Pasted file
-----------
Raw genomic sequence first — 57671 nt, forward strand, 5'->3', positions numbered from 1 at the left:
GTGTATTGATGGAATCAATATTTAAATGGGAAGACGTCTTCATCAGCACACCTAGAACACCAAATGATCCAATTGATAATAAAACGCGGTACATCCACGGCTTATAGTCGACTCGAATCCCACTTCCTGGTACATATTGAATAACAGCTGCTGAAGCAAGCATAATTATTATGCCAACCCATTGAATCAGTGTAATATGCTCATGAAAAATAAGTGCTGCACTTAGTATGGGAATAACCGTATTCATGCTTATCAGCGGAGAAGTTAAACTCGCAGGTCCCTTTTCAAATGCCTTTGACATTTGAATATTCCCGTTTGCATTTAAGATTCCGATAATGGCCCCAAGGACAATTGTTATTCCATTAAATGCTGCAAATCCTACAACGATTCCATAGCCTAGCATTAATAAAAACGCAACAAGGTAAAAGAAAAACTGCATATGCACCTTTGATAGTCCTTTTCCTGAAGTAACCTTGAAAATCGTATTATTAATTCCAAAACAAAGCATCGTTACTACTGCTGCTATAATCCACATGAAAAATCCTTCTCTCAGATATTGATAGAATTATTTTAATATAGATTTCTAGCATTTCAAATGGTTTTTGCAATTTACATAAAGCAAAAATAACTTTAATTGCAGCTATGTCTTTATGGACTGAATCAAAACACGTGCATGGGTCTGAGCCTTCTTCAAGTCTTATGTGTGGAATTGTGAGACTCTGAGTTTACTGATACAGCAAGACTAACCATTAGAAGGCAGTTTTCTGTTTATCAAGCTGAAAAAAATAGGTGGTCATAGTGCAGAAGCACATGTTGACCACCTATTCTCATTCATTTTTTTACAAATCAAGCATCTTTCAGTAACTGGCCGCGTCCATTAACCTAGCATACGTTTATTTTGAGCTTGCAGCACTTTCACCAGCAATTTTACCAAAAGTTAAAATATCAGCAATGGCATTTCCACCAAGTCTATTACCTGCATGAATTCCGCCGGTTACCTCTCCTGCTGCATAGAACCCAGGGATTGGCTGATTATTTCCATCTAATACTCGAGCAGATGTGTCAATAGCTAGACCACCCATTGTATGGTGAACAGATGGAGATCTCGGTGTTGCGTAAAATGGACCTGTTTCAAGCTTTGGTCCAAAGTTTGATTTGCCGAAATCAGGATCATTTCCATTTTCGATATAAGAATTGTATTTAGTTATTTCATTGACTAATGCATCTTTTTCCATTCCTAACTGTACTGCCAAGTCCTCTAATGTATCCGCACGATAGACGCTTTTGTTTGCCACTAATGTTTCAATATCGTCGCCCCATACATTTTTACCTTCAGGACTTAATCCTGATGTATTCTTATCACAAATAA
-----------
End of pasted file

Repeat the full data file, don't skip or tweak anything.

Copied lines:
Raw genomic sequence first — 57671 nt, forward strand, 5'->3', positions numbered from 1 at the left:
GTGTATTGATGGAATCAATATTTAAATGGGAAGACGTCTTCATCAGCACACCTAGAACACCAAATGATCCAATTGATAATAAAACGCGGTACATCCACGGCTTATAGTCGACTCGAATCCCACTTCCTGGTACATATTGAATAACAGCTGCTGAAGCAAGCATAATTATTATGCCAACCCATTGAATCAGTGTAATATGCTCATGAAAAATAAGTGCTGCACTTAGTATGGGAATAACCGTATTCATGCTTATCAGCGGAGAAGTTAAACTCGCAGGTCCCTTTTCAAATGCCTTTGACATTTGAATATTCCCGTTTGCATTTAAGATTCCGATAATGGCCCCAAGGACAATTGTTATTCCATTAAATGCTGCAAATCCTACAACGATTCCATAGCCTAGCATTAATAAAAACGCAACAAGGTAAAAGAAAAACTGCATATGCACCTTTGATAGTCCTTTTCCTGAAGTAACCTTGAAAATCGTATTATTAATTCCAAAACAAAGCATCGTTACTACTGCTGCTATAATCCACATGAAAAATCCTTCTCTCAGATATTGATAGAATTATTTTAATATAGATTTCTAGCATTTCAAATGGTTTTTGCAATTTACATAAAGCAAAAATAACTTTAATTGCAGCTATGTCTTTATGGACTGAATCAAAACACGTGCATGGGTCTGAGCCTTCTTCAAGTCTTATGTGTGGAATTGTGAGACTCTGAGTTTACTGATACAGCAAGACTAACCATTAGAAGGCAGTTTTCTGTTTATCAAGCTGAAAAAAATAGGTGGTCATAGTGCAGAAGCACATGTTGACCACCTATTCTCATTCATTTTTTTACAAATCAAGCATCTTTCAGTAACTGGCCGCGTCCATTAACCTAGCATACGTTTATTTTGAGCTTGCAGCACTTTCACCAGCAATTTTACCAAAAGTTAAAATATCAGCAATGGCATTTCCACCAAGTCTATTACCTGCATGAATTCCGCCGGTTACCTCTCCTGCTGCATAGAACCCAGGGATTGGCTGATTATTTCCATCTAATACTCGAGCAGATGTGTCAATAGCTAGACCACCCATTGTATGGTGAACAGATGGAGATCTCGGTGTTGCGTAAAATGGACCTGTTTCAAGCTTTGGTCCAAAGTTTGATTTGCCGAAATCAGGATCATTTCCATTTTCGATATAAGAATTGTATTTAGTTATTTCATTGACTAATGCATCTTTTTCCATTCCTAACTGTACTGCCAAGTCCTCTAATGTATCCGCACGATAGACGCTTTTGTTTGCCACTAATGTTTCAATATCGTCGCCCCATACATTTTTACCTTCAGGACTTAATCCTGATGTATTCTTATCACAAATAA